The trends point to a horse that knows how to win, preferably last time out, with a break of around 18 days preferred since its last time out. One horse that fits the bill exactly Humphrey Bogart, so we’re going to select the Richard Hannon trained colt for the Acomb Stakes. He won last time out at Doncaster, his first run at Southwell on the all-weather isn’t bad form either, and this race is wide open to an improver, which Humphrey Bogart looks to be. There’s a bit of value to be had on the price currently, as the bookies are finding it tough to separate the field yet again.

3:05: Great Voltigeur Stakes

Perhaps the second biggest race of the day, the Great Voltigeur is a Group 2 race run over 1 mile 4 furlongs, and there is a field of 7 declared to race.

Like the first two races of the day, this is quite an open race, and the bookies are currently going 3/1 the field. Given the size of the field, it’s quite surprising nothing is standing out to the books. Truthfully, though, this race is all about Storm The Stars, sired by the amazing Sea The Stars. Storm hasn’t lived up to his sire’s billing, winning twice on the turf, but then living up to Sea The Stars was near-on impossible.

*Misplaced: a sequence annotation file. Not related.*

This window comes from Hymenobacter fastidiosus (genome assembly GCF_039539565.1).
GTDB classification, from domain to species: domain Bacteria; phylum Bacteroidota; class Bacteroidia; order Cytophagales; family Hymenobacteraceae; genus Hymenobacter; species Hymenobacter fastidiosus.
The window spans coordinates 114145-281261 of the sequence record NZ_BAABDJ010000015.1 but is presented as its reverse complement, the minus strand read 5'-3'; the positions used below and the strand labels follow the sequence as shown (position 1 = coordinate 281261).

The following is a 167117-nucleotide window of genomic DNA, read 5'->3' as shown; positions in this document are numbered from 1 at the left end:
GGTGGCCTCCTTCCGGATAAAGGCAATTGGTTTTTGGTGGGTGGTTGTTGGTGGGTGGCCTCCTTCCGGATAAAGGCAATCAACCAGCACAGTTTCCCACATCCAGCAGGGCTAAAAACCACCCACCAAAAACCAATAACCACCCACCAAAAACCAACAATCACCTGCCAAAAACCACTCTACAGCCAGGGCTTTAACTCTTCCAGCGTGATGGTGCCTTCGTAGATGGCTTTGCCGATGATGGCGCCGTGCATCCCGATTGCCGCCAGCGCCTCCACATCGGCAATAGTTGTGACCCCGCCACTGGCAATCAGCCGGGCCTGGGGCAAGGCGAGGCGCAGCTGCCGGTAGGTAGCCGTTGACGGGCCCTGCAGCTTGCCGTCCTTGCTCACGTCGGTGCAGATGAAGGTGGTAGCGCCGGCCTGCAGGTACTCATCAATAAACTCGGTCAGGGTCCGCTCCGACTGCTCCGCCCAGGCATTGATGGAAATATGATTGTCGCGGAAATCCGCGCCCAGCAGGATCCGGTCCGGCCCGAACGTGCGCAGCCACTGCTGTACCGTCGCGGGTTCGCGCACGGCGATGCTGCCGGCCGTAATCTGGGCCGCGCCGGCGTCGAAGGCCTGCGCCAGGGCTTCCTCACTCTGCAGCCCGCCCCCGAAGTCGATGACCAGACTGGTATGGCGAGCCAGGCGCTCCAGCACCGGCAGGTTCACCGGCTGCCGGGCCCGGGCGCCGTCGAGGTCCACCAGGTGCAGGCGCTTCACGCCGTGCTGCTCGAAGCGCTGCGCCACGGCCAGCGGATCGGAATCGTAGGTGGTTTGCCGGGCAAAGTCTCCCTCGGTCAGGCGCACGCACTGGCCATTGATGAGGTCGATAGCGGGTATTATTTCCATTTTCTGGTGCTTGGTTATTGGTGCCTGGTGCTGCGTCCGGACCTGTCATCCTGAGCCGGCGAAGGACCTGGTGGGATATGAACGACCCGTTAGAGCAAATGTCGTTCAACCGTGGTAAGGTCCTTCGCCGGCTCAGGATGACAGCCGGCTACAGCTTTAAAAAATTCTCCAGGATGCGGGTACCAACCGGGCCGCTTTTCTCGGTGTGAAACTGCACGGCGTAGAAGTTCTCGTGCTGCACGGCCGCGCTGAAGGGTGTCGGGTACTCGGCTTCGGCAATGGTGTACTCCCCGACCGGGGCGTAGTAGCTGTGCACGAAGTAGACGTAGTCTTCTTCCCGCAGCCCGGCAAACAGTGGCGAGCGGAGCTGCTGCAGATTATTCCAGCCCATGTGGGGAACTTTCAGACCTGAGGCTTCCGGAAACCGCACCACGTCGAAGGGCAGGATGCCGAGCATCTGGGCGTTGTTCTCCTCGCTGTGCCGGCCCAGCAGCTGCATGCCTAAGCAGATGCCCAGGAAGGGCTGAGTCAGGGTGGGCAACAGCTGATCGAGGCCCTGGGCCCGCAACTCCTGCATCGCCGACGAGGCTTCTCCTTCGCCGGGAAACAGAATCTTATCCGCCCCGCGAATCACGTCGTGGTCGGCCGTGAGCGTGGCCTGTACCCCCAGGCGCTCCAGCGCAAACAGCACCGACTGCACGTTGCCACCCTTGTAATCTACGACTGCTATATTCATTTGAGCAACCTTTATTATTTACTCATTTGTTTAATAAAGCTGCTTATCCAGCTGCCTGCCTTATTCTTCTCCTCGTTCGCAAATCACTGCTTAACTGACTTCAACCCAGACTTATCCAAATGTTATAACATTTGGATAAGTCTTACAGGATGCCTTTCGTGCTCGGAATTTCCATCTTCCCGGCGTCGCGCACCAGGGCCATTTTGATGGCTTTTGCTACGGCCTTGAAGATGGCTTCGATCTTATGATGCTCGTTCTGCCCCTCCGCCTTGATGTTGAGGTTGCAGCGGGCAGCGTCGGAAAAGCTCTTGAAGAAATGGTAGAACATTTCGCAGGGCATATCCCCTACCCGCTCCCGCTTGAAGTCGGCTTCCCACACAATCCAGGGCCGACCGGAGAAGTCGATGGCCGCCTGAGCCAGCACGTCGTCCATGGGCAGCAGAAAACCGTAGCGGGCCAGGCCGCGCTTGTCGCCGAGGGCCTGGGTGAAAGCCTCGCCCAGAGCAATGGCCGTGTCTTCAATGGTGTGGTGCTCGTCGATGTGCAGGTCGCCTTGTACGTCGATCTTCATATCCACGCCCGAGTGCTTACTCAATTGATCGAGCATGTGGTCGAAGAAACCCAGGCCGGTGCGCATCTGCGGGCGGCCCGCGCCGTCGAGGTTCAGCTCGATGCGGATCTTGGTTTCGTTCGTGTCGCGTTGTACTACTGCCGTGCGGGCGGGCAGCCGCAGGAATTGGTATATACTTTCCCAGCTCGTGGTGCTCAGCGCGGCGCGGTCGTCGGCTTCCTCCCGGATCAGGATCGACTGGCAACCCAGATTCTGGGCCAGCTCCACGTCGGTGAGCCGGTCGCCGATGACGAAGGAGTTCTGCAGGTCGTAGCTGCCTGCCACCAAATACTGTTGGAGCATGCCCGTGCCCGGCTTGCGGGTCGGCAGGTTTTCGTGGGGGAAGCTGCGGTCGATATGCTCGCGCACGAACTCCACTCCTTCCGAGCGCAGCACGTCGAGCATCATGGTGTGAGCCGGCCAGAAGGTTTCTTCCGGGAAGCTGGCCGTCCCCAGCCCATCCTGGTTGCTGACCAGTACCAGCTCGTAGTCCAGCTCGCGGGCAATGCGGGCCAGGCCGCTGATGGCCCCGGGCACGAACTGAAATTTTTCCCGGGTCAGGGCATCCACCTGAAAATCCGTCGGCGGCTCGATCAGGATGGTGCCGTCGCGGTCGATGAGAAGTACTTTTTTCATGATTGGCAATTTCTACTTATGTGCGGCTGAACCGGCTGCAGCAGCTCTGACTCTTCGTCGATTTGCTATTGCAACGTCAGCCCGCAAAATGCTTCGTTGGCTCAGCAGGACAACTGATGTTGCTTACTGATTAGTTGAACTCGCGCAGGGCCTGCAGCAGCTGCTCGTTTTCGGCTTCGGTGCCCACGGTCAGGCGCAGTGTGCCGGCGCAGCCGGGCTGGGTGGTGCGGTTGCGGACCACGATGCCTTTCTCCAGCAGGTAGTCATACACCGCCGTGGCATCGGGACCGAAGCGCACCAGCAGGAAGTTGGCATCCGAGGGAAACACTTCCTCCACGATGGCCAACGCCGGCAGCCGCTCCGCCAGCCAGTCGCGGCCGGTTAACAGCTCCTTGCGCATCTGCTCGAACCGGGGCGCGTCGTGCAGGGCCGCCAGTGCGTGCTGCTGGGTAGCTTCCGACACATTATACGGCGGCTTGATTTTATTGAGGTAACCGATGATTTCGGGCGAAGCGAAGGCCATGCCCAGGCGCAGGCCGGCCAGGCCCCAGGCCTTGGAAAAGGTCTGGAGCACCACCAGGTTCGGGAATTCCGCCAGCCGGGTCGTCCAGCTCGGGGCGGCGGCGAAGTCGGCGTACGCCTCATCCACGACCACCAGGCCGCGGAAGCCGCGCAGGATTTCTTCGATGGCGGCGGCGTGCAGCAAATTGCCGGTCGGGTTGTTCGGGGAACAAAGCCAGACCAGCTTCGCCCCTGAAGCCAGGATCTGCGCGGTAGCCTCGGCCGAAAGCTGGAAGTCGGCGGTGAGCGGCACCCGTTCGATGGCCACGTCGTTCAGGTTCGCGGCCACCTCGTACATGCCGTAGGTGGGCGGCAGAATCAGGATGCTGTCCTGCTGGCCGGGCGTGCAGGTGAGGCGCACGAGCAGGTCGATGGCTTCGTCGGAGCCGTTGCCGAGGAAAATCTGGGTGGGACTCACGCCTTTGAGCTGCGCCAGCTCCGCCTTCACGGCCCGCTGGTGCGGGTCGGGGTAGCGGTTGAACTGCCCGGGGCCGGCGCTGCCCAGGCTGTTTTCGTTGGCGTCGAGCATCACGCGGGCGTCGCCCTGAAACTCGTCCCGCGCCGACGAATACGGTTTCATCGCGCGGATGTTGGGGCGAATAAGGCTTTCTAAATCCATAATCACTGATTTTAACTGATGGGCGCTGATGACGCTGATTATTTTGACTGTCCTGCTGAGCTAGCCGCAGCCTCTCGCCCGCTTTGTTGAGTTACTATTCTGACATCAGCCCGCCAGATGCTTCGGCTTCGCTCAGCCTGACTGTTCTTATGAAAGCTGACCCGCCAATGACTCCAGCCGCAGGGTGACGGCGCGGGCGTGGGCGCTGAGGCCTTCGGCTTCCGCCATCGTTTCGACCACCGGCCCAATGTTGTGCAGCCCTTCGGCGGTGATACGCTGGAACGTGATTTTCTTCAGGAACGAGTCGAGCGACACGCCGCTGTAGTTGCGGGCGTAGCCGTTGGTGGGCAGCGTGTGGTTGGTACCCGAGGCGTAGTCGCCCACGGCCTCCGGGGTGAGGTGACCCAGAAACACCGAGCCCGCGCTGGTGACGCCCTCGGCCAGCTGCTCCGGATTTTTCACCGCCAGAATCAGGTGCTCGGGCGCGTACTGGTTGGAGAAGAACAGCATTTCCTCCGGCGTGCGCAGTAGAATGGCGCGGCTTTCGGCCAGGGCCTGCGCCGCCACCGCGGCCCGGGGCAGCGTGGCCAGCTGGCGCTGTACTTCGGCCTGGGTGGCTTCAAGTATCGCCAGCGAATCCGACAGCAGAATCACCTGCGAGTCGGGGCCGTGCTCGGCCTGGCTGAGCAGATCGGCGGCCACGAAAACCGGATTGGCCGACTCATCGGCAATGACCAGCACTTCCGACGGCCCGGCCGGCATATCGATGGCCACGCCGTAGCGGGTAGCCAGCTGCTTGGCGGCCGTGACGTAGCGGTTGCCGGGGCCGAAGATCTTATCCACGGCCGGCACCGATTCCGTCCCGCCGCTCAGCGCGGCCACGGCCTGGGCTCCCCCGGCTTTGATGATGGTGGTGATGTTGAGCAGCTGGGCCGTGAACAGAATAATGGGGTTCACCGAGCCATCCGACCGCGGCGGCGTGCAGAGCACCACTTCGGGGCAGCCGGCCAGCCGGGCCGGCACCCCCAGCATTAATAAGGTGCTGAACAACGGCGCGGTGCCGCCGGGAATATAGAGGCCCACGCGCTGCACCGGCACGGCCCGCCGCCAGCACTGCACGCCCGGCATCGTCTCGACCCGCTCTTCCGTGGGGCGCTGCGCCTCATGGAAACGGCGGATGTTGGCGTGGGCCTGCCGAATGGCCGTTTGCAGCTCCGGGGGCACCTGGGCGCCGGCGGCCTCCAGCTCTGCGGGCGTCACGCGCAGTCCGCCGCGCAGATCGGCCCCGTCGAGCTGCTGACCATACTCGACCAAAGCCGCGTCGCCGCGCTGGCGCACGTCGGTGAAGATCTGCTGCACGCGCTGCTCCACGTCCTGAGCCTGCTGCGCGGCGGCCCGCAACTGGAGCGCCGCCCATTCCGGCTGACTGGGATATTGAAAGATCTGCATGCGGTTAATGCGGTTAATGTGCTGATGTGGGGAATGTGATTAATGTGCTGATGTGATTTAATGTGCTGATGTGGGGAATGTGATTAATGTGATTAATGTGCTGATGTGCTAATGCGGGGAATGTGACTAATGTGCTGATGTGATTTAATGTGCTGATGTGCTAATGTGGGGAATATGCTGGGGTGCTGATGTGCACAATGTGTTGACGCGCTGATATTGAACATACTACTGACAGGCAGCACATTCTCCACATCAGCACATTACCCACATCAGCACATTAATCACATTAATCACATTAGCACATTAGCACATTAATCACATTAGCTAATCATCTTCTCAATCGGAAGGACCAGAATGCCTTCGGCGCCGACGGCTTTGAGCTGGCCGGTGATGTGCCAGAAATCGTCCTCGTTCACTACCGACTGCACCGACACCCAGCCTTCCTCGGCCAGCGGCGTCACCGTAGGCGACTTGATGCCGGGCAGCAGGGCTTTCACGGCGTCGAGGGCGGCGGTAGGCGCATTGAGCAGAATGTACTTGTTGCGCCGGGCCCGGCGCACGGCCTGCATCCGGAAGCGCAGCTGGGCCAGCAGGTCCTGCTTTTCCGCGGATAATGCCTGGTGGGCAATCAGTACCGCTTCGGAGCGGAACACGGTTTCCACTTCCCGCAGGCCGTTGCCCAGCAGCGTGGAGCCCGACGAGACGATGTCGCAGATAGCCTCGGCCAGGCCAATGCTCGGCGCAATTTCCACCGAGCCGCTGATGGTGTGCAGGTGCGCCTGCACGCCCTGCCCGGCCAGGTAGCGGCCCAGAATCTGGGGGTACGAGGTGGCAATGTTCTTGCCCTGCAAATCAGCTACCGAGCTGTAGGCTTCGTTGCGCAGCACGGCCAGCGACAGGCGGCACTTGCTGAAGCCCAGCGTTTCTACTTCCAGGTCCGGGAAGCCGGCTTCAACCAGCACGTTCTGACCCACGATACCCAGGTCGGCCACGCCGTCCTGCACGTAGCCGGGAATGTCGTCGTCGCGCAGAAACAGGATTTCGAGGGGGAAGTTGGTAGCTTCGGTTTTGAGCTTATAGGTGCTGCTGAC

It’s hard to find a trend for this race, as previous results have been all over the place. However, the favourite has got up the past two years, which might just point you to Storm The Stars, and there’s no denying he’s a quality horse, going well in several Group 1s, finishing third in the Epsom Derby. But there’s a horse open to improvement that’s caught our eye, which is Bondi Beach. Aiden O’Brien knows how to win the big races, and this lightly raced son of Galileo looks like he is constantly improving. His win over Order of St George last time out at the Curragh has worked out well, and he looks like he can build on that with Joseph O’Brien on-board.